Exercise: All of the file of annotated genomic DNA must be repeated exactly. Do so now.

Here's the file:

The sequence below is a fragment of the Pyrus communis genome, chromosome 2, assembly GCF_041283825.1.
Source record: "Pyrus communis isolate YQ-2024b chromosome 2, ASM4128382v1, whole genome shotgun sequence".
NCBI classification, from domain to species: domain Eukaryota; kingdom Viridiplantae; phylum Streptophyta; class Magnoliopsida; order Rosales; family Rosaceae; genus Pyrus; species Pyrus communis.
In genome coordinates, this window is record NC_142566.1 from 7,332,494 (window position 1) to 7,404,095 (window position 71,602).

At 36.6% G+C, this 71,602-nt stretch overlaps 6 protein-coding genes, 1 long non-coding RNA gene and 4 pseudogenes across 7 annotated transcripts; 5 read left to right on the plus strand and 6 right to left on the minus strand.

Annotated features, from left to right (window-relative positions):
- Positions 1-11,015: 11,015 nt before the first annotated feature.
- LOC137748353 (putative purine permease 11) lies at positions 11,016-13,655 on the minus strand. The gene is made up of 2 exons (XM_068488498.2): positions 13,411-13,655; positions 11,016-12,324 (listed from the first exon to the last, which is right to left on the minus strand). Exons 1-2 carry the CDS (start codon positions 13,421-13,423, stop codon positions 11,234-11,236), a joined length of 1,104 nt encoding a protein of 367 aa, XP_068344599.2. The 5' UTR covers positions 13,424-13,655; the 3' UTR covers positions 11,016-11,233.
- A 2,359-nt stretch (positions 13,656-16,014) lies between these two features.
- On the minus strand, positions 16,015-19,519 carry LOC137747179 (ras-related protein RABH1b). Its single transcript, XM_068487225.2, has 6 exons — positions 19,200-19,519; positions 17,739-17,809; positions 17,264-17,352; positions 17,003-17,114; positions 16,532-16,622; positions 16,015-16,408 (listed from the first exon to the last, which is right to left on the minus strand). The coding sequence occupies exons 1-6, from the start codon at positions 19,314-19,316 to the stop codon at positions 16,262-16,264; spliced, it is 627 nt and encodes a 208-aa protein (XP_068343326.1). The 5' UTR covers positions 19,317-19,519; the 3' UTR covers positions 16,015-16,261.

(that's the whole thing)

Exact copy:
The sequence below is a fragment of the Pyrus communis genome, chromosome 2, assembly GCF_041283825.1.
Source record: "Pyrus communis isolate YQ-2024b chromosome 2, ASM4128382v1, whole genome shotgun sequence".
NCBI classification, from domain to species: domain Eukaryota; kingdom Viridiplantae; phylum Streptophyta; class Magnoliopsida; order Rosales; family Rosaceae; genus Pyrus; species Pyrus communis.
In genome coordinates, this window is record NC_142566.1 from 7,332,494 (window position 1) to 7,404,095 (window position 71,602).

At 36.6% G+C, this 71,602-nt stretch overlaps 6 protein-coding genes, 1 long non-coding RNA gene and 4 pseudogenes across 7 annotated transcripts; 5 read left to right on the plus strand and 6 right to left on the minus strand.

Annotated features, from left to right (window-relative positions):
- Positions 1-11,015: 11,015 nt before the first annotated feature.
- LOC137748353 (putative purine permease 11) lies at positions 11,016-13,655 on the minus strand. The gene is made up of 2 exons (XM_068488498.2): positions 13,411-13,655; positions 11,016-12,324 (listed from the first exon to the last, which is right to left on the minus strand). Exons 1-2 carry the CDS (start codon positions 13,421-13,423, stop codon positions 11,234-11,236), a joined length of 1,104 nt encoding a protein of 367 aa, XP_068344599.2. The 5' UTR covers positions 13,424-13,655; the 3' UTR covers positions 11,016-11,233.
- A 2,359-nt stretch (positions 13,656-16,014) lies between these two features.
- On the minus strand, positions 16,015-19,519 carry LOC137747179 (ras-related protein RABH1b). Its single transcript, XM_068487225.2, has 6 exons — positions 19,200-19,519; positions 17,739-17,809; positions 17,264-17,352; positions 17,003-17,114; positions 16,532-16,622; positions 16,015-16,408 (listed from the first exon to the last, which is right to left on the minus strand). The coding sequence occupies exons 1-6, from the start codon at positions 19,314-19,316 to the stop codon at positions 16,262-16,264; spliced, it is 627 nt and encodes a 208-aa protein (XP_068343326.1). The 5' UTR covers positions 19,317-19,519; the 3' UTR covers positions 16,015-16,261.